When buying stands the first thing is that you must ask for the relevant papers from the seller.
These should then be verified with relevant authorities which may be Council, Registrar of Deeds, Surveyor General or Urban Stateland Office
Ask for the following documents and information (The Proof):
1. For Private land Proof of ownership in the form of a Title Deed
1. For Government or Council land Valid Offer/Allocation letter and Agreement of sale between Government or Council and the Seller (in their name).
2. On private land Approved Subdivision permit- issued by the relevant authority.
2. On State or Council land approved layout plans have been approved.
3. Approved Survey Diagrams from the Surveyor General whether on Private, Government or Council land.
4.Approved Engineering Designs for water, sewer and roads which would have been approved by Council Engineering Department.
5. Approved infrastructure successfully implemented and approved on the site in the form of water, sewer and roads signed for by Council.
6.Certificate of Compliance- issued by council certifying that 1- 5 above has been done to Council's satisfaction.
The title deed of the property gives the legal name of the property which can be verified from the Registrar of Deeds after paying a very small fee, including the person who owns the property or stand. The offer letter can be verified with the Ministry of Local Government, Public Works & National Housing, through the Department of Stateland or Department of Physical Planning or relevant Local Authority.
If someone holds an offer letter from Ministry of Lands, be suspicious because he/she needs to get a change of use permit from say agriculture to residential/housing, then layout has to be approved by Department of Physical Planning. Besides in Zimbabwe, State Agricultural land is not supposed to be sold by individuals.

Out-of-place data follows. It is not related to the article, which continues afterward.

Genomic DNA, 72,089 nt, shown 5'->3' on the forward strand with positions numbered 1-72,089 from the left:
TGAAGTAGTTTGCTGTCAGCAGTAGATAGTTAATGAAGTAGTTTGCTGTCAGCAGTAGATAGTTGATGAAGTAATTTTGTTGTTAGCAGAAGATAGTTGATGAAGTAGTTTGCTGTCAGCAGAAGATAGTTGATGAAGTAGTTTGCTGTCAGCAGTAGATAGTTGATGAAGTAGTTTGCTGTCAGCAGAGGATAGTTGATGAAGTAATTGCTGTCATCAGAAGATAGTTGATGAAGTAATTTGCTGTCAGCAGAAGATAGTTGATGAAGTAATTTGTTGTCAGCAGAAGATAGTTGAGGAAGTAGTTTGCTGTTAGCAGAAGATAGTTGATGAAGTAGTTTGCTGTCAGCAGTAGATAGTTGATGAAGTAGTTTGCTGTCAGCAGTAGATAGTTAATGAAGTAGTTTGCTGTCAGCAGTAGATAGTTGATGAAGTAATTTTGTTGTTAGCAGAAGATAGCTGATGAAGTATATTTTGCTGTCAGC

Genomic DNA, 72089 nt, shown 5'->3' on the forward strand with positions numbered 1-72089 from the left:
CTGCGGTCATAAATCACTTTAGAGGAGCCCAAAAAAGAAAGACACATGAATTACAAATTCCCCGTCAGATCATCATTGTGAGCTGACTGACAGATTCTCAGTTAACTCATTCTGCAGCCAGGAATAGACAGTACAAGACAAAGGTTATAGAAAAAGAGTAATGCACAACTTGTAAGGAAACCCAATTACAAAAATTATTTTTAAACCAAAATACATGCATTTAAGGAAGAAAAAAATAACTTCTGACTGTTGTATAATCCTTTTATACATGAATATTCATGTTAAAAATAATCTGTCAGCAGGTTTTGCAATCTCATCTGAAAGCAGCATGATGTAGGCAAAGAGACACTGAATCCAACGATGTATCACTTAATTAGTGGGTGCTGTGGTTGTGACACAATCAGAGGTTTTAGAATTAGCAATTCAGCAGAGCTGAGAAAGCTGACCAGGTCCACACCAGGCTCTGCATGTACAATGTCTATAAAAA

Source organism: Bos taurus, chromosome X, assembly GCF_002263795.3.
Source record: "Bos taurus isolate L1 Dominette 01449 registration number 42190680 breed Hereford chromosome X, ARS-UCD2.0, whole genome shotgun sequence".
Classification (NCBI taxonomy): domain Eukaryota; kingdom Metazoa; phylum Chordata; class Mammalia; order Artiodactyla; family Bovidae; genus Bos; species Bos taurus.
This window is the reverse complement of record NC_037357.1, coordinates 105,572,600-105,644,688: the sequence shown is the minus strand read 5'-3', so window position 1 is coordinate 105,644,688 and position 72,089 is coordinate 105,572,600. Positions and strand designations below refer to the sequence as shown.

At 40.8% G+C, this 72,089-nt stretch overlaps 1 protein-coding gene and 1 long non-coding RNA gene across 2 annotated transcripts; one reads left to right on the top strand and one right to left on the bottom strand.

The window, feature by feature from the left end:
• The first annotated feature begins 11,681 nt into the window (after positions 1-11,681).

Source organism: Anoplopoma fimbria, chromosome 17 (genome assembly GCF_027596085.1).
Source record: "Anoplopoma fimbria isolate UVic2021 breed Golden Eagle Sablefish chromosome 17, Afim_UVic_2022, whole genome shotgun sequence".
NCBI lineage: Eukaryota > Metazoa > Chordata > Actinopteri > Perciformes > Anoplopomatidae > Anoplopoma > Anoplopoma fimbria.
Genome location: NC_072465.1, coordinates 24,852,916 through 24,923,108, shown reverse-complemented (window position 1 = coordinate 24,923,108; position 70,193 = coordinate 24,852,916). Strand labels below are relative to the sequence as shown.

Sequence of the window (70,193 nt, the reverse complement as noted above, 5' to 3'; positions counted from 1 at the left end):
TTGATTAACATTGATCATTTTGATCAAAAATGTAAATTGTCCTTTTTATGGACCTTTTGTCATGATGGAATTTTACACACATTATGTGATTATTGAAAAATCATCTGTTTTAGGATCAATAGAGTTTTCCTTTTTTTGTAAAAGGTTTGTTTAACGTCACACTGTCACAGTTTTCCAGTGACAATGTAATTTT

NB. In Zimbabwe only two Local Authorities are allowed to give subdivision permits (at this point in time) without passing through the Ministry of Local Government, Public Works and National Housing, that is Harare and Bulawayo City Councils.
If he/she fails to produce these when you request them, put a big question mark. It is most likely that their project or development is not compliant and you might be duped. Even if he/she tries to persuade you that they will be done with all the paperwork soon, just walk away.
Many people have been told that before and there are areas which still have no compliance as far back as 1998.
Because the Council will not approve your plans to build for you to build if the listed papers are not in place and you will also not get title to the stand you would have bought.
We all know that investment in Real Estate (Buildings) is one of the best investments one can ever make in life. But if you are not careful you will be duped. So be observant and analytical. Do not be given a contact person by the developers for enquiries. Visit and call the government and local authorities offices. Visit their websites. Most councils are now online, even Deeds Office has an online portal for enquiries about deeds. However, you have to know the name of the property as it is on the title deed.
The Government or Council offices can only be able to help you if you produce papers, so you need to ask for the above listed papers from the seller which you then take to the relevant offices for verification.
If you ask for these papers and the seller turns hostile and threatens to sell it to someone else it tells you they do not have the papers and you were about to be duped, so walk away happily with your money. If you want social justice, report to the responsible authority about this experience with the seller.
Those who are genuine sellers would not deny you your right to verify the stand before you part with your hard earned cash.
In fact they should be happy to assist you to verify whatever you need before you pay.
Please do not Let them rush you to pay property is a lifetime investment.
Take your time to visit the site first and see if you like the stand and the neighborhood, verify the papers and then enter into an agreement with the assistance of lawyers